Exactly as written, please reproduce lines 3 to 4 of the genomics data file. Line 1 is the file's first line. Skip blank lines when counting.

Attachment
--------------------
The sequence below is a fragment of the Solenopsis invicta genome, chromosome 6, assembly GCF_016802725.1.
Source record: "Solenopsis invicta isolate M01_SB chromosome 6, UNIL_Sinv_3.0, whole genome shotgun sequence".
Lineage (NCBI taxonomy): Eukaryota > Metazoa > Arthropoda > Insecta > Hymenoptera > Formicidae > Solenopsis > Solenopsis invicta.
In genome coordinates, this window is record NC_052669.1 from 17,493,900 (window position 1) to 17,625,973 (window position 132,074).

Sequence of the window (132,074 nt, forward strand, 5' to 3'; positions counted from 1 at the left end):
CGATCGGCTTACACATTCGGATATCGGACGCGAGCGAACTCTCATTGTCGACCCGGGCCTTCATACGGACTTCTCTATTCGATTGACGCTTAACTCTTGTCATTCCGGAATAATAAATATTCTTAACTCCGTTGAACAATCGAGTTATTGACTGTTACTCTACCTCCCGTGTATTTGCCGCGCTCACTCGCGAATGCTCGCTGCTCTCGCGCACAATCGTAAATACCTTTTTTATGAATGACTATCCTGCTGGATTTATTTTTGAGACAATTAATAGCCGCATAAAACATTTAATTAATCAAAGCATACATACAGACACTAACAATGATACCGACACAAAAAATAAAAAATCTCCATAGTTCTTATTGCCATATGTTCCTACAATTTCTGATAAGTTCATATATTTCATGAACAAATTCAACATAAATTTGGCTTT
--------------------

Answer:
Lineage (NCBI taxonomy): Eukaryota > Metazoa > Arthropoda > Insecta > Hymenoptera > Formicidae > Solenopsis > Solenopsis invicta.
In genome coordinates, this window is record NC_052669.1 from 17,493,900 (window position 1) to 17,625,973 (window position 132,074).